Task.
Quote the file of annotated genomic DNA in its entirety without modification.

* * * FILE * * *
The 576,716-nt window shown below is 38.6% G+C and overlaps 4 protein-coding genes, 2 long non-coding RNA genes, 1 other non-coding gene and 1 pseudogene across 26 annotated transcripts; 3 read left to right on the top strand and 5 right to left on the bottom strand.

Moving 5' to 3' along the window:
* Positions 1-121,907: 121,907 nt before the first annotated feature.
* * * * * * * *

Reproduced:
The 576,716-nt window shown below is 38.6% G+C and overlaps 4 protein-coding genes, 2 long non-coding RNA genes, 1 other non-coding gene and 1 pseudogene across 26 annotated transcripts; 3 read left to right on the top strand and 5 right to left on the bottom strand.

Moving 5' to 3' along the window:
* Positions 1-121,907: 121,907 nt before the first annotated feature.